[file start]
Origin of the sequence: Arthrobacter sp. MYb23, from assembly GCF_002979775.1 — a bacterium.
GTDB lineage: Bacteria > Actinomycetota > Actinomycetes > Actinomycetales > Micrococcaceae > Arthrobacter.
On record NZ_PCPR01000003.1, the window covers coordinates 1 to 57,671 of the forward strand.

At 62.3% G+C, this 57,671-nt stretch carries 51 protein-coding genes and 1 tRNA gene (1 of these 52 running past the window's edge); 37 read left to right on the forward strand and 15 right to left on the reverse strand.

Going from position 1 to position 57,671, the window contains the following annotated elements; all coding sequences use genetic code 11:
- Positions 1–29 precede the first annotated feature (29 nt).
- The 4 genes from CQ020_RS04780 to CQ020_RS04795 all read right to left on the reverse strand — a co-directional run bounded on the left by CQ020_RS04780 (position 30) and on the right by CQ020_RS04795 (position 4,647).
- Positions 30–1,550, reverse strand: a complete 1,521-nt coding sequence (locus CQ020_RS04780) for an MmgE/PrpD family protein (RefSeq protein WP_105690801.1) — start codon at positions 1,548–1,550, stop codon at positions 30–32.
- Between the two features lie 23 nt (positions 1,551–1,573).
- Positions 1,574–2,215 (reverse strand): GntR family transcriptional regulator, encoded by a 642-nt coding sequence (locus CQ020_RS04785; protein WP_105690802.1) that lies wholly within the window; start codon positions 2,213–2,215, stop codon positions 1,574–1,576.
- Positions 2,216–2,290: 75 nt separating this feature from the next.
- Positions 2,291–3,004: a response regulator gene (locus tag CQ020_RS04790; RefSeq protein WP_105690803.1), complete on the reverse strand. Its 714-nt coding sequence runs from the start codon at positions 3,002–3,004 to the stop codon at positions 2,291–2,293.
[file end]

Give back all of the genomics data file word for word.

Origin of the sequence: Arthrobacter sp. MYb23, from assembly GCF_002979775.1 — a bacterium.
GTDB lineage: Bacteria > Actinomycetota > Actinomycetes > Actinomycetales > Micrococcaceae > Arthrobacter.
On record NZ_PCPR01000003.1, the window covers coordinates 1 to 57,671 of the forward strand.

At 62.3% G+C, this 57,671-nt stretch carries 51 protein-coding genes and 1 tRNA gene (1 of these 52 running past the window's edge); 37 read left to right on the forward strand and 15 right to left on the reverse strand.

Going from position 1 to position 57,671, the window contains the following annotated elements; all coding sequences use genetic code 11:
- Positions 1–29 precede the first annotated feature (29 nt).
- The 4 genes from CQ020_RS04780 to CQ020_RS04795 all read right to left on the reverse strand — a co-directional run bounded on the left by CQ020_RS04780 (position 30) and on the right by CQ020_RS04795 (position 4,647).
- Positions 30–1,550, reverse strand: a complete 1,521-nt coding sequence (locus CQ020_RS04780) for an MmgE/PrpD family protein (RefSeq protein WP_105690801.1) — start codon at positions 1,548–1,550, stop codon at positions 30–32.
- Between the two features lie 23 nt (positions 1,551–1,573).
- Positions 1,574–2,215 (reverse strand): GntR family transcriptional regulator, encoded by a 642-nt coding sequence (locus CQ020_RS04785; protein WP_105690802.1) that lies wholly within the window; start codon positions 2,213–2,215, stop codon positions 1,574–1,576.
- Positions 2,216–2,290: 75 nt separating this feature from the next.
- Positions 2,291–3,004: a response regulator gene (locus tag CQ020_RS04790; RefSeq protein WP_105690803.1), complete on the reverse strand. Its 714-nt coding sequence runs from the start codon at positions 3,002–3,004 to the stop codon at positions 2,291–2,293.